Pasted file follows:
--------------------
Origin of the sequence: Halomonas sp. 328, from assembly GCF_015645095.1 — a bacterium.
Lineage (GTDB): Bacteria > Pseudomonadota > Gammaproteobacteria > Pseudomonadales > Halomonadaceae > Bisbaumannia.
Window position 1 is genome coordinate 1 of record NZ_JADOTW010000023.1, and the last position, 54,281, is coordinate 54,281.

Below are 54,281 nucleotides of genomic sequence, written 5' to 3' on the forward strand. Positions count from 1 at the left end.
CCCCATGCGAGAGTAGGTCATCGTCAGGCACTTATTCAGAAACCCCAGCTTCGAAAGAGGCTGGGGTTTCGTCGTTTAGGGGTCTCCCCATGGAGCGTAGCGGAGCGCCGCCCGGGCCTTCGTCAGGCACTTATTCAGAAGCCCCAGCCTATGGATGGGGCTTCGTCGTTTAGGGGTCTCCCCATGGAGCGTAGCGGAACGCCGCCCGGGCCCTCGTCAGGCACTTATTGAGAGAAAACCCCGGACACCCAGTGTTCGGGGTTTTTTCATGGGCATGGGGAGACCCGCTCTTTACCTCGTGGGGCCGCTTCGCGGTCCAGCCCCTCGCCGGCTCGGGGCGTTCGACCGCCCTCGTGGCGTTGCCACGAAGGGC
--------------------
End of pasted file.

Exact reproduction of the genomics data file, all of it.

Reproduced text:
Origin of the sequence: Halomonas sp. 328, from assembly GCF_015645095.1 — a bacterium.
Lineage (GTDB): Bacteria > Pseudomonadota > Gammaproteobacteria > Pseudomonadales > Halomonadaceae > Bisbaumannia.
Window position 1 is genome coordinate 1 of record NZ_JADOTW010000023.1, and the last position, 54,281, is coordinate 54,281.

Below are 54,281 nucleotides of genomic sequence, written 5' to 3' on the forward strand. Positions count from 1 at the left end.
CCCCATGCGAGAGTAGGTCATCGTCAGGCACTTATTCAGAAACCCCAGCTTCGAAAGAGGCTGGGGTTTCGTCGTTTAGGGGTCTCCCCATGGAGCGTAGCGGAGCGCCGCCCGGGCCTTCGTCAGGCACTTATTCAGAAGCCCCAGCCTATGGATGGGGCTTCGTCGTTTAGGGGTCTCCCCATGGAGCGTAGCGGAACGCCGCCCGGGCCCTCGTCAGGCACTTATTGAGAGAAAACCCCGGACACCCAGTGTTCGGGGTTTTTTCATGGGCATGGGGAGACCCGCTCTTTACCTCGTGGGGCCGCTTCGCGGTCCAGCCCCTCGCCGGCTCGGGGCGTTCGACCGCCCTCGTGGCGTTGCCACGAAGGGC